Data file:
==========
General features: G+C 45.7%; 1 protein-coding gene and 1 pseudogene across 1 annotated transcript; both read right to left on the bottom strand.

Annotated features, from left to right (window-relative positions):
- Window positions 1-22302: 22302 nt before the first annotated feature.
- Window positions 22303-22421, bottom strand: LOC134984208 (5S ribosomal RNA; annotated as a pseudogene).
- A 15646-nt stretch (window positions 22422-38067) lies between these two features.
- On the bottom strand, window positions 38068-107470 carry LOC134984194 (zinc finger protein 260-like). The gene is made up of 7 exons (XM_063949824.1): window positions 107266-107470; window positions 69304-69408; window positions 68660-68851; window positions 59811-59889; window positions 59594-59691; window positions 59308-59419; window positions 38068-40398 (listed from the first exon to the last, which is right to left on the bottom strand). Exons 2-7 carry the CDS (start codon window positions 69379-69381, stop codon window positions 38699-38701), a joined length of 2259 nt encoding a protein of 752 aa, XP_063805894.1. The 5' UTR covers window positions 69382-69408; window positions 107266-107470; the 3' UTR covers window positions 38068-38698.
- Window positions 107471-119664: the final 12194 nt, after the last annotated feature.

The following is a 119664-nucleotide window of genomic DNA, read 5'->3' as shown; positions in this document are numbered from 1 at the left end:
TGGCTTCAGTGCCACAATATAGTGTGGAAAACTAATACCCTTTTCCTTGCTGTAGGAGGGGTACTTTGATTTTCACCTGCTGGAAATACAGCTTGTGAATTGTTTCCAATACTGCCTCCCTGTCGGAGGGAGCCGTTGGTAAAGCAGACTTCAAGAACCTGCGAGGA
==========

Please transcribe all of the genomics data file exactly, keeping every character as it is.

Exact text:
General features: G+C 45.7%; 1 protein-coding gene and 1 pseudogene across 1 annotated transcript; both read right to left on the bottom strand.

Annotated features, from left to right (window-relative positions):
- Window positions 1-22302: 22302 nt before the first annotated feature.
- Window positions 22303-22421, bottom strand: LOC134984208 (5S ribosomal RNA; annotated as a pseudogene).
- A 15646-nt stretch (window positions 22422-38067) lies between these two features.
- On the bottom strand, window positions 38068-107470 carry LOC134984194 (zinc finger protein 260-like). The gene is made up of 7 exons (XM_063949824.1): window positions 107266-107470; window positions 69304-69408; window positions 68660-68851; window positions 59811-59889; window positions 59594-59691; window positions 59308-59419; window positions 38068-40398 (listed from the first exon to the last, which is right to left on the bottom strand). Exons 2-7 carry the CDS (start codon window positions 69379-69381, stop codon window positions 38699-38701), a joined length of 2259 nt encoding a protein of 752 aa, XP_063805894.1. The 5' UTR covers window positions 69382-69408; window positions 107266-107470; the 3' UTR covers window positions 38068-38698.
- Window positions 107471-119664: the final 12194 nt, after the last annotated feature.

The following is a 119664-nucleotide window of genomic DNA, read 5'->3' as shown; positions in this document are numbered from 1 at the left end:
TGGCTTCAGTGCCACAATATAGTGTGGAAAACTAATACCCTTTTCCTTGCTGTAGGAGGGGTACTTTGATTTTCACCTGCTGGAAATACAGCTTGTGAATTGTTTCCAATACTGCCTCCCTGTCGGAGGGAGCCGTTGGTAAAGCAGACTTCAAGAACCTGCGAGGA